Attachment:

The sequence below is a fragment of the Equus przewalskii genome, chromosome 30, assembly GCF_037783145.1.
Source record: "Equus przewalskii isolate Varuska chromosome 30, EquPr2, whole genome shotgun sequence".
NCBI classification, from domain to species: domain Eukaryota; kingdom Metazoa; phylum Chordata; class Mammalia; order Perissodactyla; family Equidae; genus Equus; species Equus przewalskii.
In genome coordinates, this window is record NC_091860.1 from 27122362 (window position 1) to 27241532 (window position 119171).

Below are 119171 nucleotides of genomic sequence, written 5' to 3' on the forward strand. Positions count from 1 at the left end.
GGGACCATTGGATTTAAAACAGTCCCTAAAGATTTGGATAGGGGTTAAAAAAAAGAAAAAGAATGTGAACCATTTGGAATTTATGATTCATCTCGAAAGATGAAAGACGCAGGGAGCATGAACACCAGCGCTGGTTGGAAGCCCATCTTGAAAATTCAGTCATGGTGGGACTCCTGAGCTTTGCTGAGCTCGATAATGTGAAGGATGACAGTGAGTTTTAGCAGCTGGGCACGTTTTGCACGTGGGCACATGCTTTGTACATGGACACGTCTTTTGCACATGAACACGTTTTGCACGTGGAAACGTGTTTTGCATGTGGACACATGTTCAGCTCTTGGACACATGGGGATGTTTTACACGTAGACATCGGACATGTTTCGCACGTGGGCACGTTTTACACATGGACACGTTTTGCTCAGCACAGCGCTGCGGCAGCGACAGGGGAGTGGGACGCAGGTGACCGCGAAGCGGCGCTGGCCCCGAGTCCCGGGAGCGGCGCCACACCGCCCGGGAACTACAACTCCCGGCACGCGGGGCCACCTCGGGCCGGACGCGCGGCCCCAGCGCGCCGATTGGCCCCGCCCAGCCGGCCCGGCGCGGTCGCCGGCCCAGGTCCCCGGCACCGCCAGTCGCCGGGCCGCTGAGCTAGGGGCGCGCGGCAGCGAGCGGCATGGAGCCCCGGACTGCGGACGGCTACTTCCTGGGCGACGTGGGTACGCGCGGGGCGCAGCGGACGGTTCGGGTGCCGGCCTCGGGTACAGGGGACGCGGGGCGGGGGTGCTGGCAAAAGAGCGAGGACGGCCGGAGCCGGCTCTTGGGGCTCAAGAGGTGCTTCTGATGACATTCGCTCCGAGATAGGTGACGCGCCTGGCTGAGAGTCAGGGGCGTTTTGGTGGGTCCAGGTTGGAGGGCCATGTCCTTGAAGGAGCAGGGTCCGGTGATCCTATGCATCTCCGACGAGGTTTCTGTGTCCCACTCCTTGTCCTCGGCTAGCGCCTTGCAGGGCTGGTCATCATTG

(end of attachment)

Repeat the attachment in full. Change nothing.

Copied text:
The sequence below is a fragment of the Equus przewalskii genome, chromosome 30, assembly GCF_037783145.1.
Source record: "Equus przewalskii isolate Varuska chromosome 30, EquPr2, whole genome shotgun sequence".
NCBI classification, from domain to species: domain Eukaryota; kingdom Metazoa; phylum Chordata; class Mammalia; order Perissodactyla; family Equidae; genus Equus; species Equus przewalskii.
In genome coordinates, this window is record NC_091860.1 from 27122362 (window position 1) to 27241532 (window position 119171).

Below are 119171 nucleotides of genomic sequence, written 5' to 3' on the forward strand. Positions count from 1 at the left end.
GGGACCATTGGATTTAAAACAGTCCCTAAAGATTTGGATAGGGGTTAAAAAAAAGAAAAAGAATGTGAACCATTTGGAATTTATGATTCATCTCGAAAGATGAAAGACGCAGGGAGCATGAACACCAGCGCTGGTTGGAAGCCCATCTTGAAAATTCAGTCATGGTGGGACTCCTGAGCTTTGCTGAGCTCGATAATGTGAAGGATGACAGTGAGTTTTAGCAGCTGGGCACGTTTTGCACGTGGGCACATGCTTTGTACATGGACACGTCTTTTGCACATGAACACGTTTTGCACGTGGAAACGTGTTTTGCATGTGGACACATGTTCAGCTCTTGGACACATGGGGATGTTTTACACGTAGACATCGGACATGTTTCGCACGTGGGCACGTTTTACACATGGACACGTTTTGCTCAGCACAGCGCTGCGGCAGCGACAGGGGAGTGGGACGCAGGTGACCGCGAAGCGGCGCTGGCCCCGAGTCCCGGGAGCGGCGCCACACCGCCCGGGAACTACAACTCCCGGCACGCGGGGCCACCTCGGGCCGGACGCGCGGCCCCAGCGCGCCGATTGGCCCCGCCCAGCCGGCCCGGCGCGGTCGCCGGCCCAGGTCCCCGGCACCGCCAGTCGCCGGGCCGCTGAGCTAGGGGCGCGCGGCAGCGAGCGGCATGGAGCCCCGGACTGCGGACGGCTACTTCCTGGGCGACGTGGGTACGCGCGGGGCGCAGCGGACGGTTCGGGTGCCGGCCTCGGGTACAGGGGACGCGGGGCGGGGGTGCTGGCAAAAGAGCGAGGACGGCCGGAGCCGGCTCTTGGGGCTCAAGAGGTGCTTCTGATGACATTCGCTCCGAGATAGGTGACGCGCCTGGCTGAGAGTCAGGGGCGTTTTGGTGGGTCCAGGTTGGAGGGCCATGTCCTTGAAGGAGCAGGGTCCGGTGATCCTATGCATCTCCGACGAGGTTTCTGTGTCCCACTCCTTGTCCTCGGCTAGCGCCTTGCAGGGCTGGTCATCATTG